The Beauty of the Past: A Tribute to Comiso’s Heritage and People by Case Maclaim and Marat Morik, Sicily

The attic is where many people store their old and unused belongings, often considering them useless and irrelevant. However, for the Italian writer Gesualdo Bufalino (Comiso 15 November 1920 – 14 June 1996), one such attic of photographer Gioacchino Iacono Caruso was a treasure trove.

“(…) the attic hid, together with other indifferent antiques, a trunk full of rectangular boxes, each in turn filled with collodion plates (…) all ashen and earthy like relics dug up from the underground of a necropolis.”

Gesualdo Bufalino

Bufalino’s fascination with the past and its preservation is reflected in the mural project “Il Tempo in Posa / Posing Time” by Case Maclaim and Marat Morik. This project is a tribute to Comiso, a city in southeastern Sicily, its people and its rich heritage.

Case Maclaim and Marat Morik. Image copyright Vincenzo-Cascone

One such snapshot of the past is Gioacchino Iacono Caruso’s photographic plates, captured in the late 19th century, which present a world that no longer exists.

Gioacchino Iacono Caruso was a passionate photographer who played a significant role in Comiso’s social life. His photographs captured not only the characters of the Lacono family but also humble individuals such as farmers, shepherds, and musicians. Many of these photos were taken on the Lacono estate in the Boscorotondo district, including the large stately home that still stands there today. These photographs were forgotten until they were found by his nephew, of the same name, in 1970, along with Bufalino. The discovery of Gioacchino Lacono Caruso’s photos was the beginning of Bufalino’s career as an Italian writer. Bufalino’s famous books, “Comiso Yesterday – Images of Elegant and Rural Life”, and “Il Tempo in Posa“, were based on Gioacchino Lacono’s photographs.

Despite the passage of time, these images remain invaluable, as they offer a glimpse into the past that might otherwise have been forgotten.

The found photographic plate of Carmelo Cabibbo Iacono taken by Gioacchino Iacono Caruso .

Case Maclaim and Marat Morik pay tribute to Comiso’s Heritage and People through their double murals facing the roundabout of Corso Ho Chi Min. These murals capture the essence of the city while also preserving the memories and stories of generations past.

Case Maclaim and Marat Morik murals. Image copyright Vincenzo-Cascone

The “Il Tempo in Posa” project comprises various compositions, including one that showcases Carmelo Cabibbo Iacono, the son of doctor Nicola Cabibbo, who founded the Comiso hospital. In this composition, Case Maclaim has replicated the photographic plate of Gioacchino Iacono Caruso, portraying Carmelo riding a Victorian child’s tricycle.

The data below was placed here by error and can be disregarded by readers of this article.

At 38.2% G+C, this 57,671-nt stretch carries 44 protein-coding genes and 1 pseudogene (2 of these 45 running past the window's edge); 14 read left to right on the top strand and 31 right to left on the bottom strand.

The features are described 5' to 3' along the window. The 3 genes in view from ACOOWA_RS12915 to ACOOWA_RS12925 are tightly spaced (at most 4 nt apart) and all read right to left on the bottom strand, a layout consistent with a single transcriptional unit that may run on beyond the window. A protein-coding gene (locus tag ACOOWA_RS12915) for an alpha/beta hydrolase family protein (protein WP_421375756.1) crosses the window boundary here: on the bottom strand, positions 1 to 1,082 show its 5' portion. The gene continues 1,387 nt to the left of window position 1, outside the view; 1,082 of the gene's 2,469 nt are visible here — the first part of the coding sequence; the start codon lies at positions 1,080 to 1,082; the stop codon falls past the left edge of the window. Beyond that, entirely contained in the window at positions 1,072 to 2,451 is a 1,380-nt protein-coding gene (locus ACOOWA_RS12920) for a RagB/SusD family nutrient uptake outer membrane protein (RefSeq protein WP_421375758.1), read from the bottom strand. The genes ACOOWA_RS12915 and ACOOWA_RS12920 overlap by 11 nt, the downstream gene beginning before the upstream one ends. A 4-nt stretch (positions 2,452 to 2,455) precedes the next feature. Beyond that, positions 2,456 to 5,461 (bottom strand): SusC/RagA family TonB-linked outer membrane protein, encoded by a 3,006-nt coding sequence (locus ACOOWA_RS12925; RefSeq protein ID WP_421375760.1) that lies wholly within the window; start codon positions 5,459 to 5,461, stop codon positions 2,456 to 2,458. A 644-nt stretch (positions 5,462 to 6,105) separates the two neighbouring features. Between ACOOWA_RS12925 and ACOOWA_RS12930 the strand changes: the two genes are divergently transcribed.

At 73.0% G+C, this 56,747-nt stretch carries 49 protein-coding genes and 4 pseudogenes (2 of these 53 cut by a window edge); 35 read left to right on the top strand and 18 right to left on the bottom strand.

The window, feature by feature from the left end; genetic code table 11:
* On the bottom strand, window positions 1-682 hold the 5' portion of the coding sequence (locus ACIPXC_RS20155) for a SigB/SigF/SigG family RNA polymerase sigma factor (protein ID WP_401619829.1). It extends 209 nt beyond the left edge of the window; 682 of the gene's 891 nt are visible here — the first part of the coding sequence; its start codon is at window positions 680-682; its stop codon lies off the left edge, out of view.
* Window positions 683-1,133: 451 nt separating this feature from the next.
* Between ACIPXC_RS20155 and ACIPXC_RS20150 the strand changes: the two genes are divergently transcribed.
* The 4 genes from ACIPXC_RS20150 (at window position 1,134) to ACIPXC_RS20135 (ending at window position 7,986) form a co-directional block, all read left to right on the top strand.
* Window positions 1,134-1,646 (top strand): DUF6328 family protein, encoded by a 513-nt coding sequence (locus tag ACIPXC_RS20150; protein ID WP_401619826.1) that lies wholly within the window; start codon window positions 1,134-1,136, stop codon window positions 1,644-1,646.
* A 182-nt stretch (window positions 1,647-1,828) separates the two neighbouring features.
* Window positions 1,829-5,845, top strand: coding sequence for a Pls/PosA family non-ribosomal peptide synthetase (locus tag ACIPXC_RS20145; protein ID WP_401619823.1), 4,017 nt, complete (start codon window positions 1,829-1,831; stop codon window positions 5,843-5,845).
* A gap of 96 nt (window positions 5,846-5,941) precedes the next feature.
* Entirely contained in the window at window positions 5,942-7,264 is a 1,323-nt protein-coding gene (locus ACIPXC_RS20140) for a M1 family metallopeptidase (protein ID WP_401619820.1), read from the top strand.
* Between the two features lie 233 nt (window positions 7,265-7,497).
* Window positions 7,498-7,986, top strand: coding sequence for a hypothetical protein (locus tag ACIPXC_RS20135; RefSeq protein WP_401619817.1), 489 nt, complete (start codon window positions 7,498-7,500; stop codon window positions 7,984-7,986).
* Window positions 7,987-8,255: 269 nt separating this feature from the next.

Case Maclaim work in progress. Image copyright Vincenzo-Cascone

In his signature hyper-realistic style, Case Maclaim has painted Carmelo, fusing spray paint and photorealism seamlessly. Gioacchino Iacono Caruso’s photographic plate is now imbued with colour, suspended in a transitional realm between the present and the past.

Case Maclaim final mural.Image copyright Vincenzo-Cascone

Marat Morik’s composition is an interplay of various elements, where two female figures’ portraits are subsumed by fragments of local history that the artist collected during his preliminary research in the area. These fragments, carefully curated and arranged, include a world map, a detail of a tricycle wheel, a basketball scoreboard observed during the inspection of the military NATO base, and decorative elements from the churches of the city.

Marat Morik work in progress. Image copyright Vincenzo-Cascone

The resulting composition is a beautiful testament to the complexity and richness of the human experience, where past and present, personal and collective, all intersect and intertwine.

Marat Morik final mural. Image copyright Vincenzo-Cascone

Close to the roundabout, Case Maclaim paints his second mural, a more modern and colourful child’s plastic tricycle. Unlike the other works in the installation, this piece is devoid of any human figures, serving as a subtle yet poignant commentary on the depopulation of the city and the absence of children in its streets.

Case maclaim. Image copyright Vincenzo-Cascone

The tricycle, a symbol of childhood and playfulness, stands alone, a silent reminder of the emptiness; yet, even in its silence and solitude, the tricycle retains a sense of resilience and hope, a promise of the joy and vitality that could return.

Case Maclaim. Image copyright Vincenzo-Cascone

“Il Tempo in Posa” is a tribute to Gesualdo Bufalino, Gioacchino Iacono Caruso and Comiso’s Heritage and People, and serves as a multifaceted reflection on the past, present, and future. The installation explores themes of identity, memory, and survival, inviting us to contemplate the richness and complexity of the human experience.

Marat Morik and Case Maclaim. Image copyright Vincenzo-Cascone

In the late 1990s, the municipality acquired the collodion plates, and today, they are preserved and displayed in the municipal building. The creation of the new artwork, “Il Tempo in Posa”, ensures that stories are not forgotten and that the legacy of those who came before us endures.

Created for Comiso Arte Pubblica (CAP), the pilot project of FestiWall, from November 4th to 14th, 2023, and curated by Vincenzo Cascone. Support of Avis di Comiso, the patronage of the municipal administration and the collaboration with the state institute of higher education Giosuè Carducci.

Image copyright Vincenzo Cascone



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